Musical Musings from a Radio News Anchor

notesandneurons

Musical Musings from a Radio News Anchor

by Zach Quinn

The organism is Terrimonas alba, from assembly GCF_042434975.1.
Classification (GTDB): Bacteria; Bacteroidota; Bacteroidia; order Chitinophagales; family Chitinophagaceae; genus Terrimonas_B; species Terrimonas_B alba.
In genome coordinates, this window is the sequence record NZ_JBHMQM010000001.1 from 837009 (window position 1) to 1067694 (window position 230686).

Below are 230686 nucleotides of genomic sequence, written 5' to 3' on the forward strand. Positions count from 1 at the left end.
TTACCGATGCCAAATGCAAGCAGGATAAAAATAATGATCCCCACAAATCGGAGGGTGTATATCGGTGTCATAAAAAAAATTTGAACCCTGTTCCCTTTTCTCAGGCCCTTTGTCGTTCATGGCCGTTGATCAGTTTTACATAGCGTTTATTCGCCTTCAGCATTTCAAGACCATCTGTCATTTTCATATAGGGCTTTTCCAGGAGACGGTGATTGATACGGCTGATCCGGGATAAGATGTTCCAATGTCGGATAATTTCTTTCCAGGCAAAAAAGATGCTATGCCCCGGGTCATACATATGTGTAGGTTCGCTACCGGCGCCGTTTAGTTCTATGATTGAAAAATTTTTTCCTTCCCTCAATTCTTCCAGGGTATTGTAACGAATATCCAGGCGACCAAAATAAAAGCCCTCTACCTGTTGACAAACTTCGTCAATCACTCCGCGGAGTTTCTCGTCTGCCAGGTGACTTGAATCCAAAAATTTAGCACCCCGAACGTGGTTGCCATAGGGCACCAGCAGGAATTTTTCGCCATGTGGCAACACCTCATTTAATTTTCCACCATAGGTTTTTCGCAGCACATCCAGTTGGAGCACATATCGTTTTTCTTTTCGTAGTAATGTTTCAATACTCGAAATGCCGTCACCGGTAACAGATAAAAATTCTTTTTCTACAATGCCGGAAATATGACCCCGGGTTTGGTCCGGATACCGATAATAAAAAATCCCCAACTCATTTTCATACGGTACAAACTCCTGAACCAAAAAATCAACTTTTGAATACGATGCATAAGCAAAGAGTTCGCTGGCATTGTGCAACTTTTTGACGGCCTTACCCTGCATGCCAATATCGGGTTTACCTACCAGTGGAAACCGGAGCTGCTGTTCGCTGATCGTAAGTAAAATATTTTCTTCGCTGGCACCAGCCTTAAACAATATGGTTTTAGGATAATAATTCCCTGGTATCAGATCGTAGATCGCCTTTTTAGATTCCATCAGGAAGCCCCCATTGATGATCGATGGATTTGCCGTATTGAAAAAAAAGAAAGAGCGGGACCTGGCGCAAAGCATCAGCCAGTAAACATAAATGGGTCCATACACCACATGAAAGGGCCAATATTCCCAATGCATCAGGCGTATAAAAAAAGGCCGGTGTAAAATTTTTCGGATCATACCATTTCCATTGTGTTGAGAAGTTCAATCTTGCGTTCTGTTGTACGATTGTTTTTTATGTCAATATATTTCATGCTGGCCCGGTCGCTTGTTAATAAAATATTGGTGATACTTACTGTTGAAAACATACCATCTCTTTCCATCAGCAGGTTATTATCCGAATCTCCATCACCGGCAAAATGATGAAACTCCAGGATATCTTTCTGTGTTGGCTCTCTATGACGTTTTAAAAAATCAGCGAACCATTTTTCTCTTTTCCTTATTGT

I don’t listen to a lot of music. Whether that is because I don’t have the patience for it or am slowly going deaf, I am not quite sure. I do know that when I do listen to music, I do so to provide an escape and an outlet. My favorite time to listen to music is when I study. My favorites are Gustav Holst’s The Planets, Ralph Vaughn Williams’ English Folk Song Suite, and Johannes Brahms’ newest single, “Hungarian Dances.” I think I am most enamored with classical music because I appreciate how much work goes into crafting the perfect chord or coordinating an orchestra’s sudden dynamic changes. My favorite musical experiences were my high school years during which I played French horn, trumpet, and mellophone. I think you really can’t appreciate the complexity of music—or really anything—until you attempt it. The best thing about instrumental music is that it is so open to interpretation. You could listen to a great bombastic piece early in the morning to get you through that last hour of essay writing, or you could be listening to that same piece after being a little upset by something and become even angrier. Moods change as fast and as unpredictably as song tempos and dynamics, and I think that is what the best composers capture: the raw humanity that makes music a popular medium. The root of music is muse, which means to inspire, which means we are literally looking for inspiration every time we actively seek new music, we’re really looking for a new source of inspiration and a new emotional experience. This is why movies have mastered the art of the soundtrack. The soundtrack can be used as a tool to reinforce audience expectation or totally subvert it with surprise moments. The bottom line is: if you control the music, you control people’s emotions. That’s why I DJ at the Blaze, because I feed off of your emotions.

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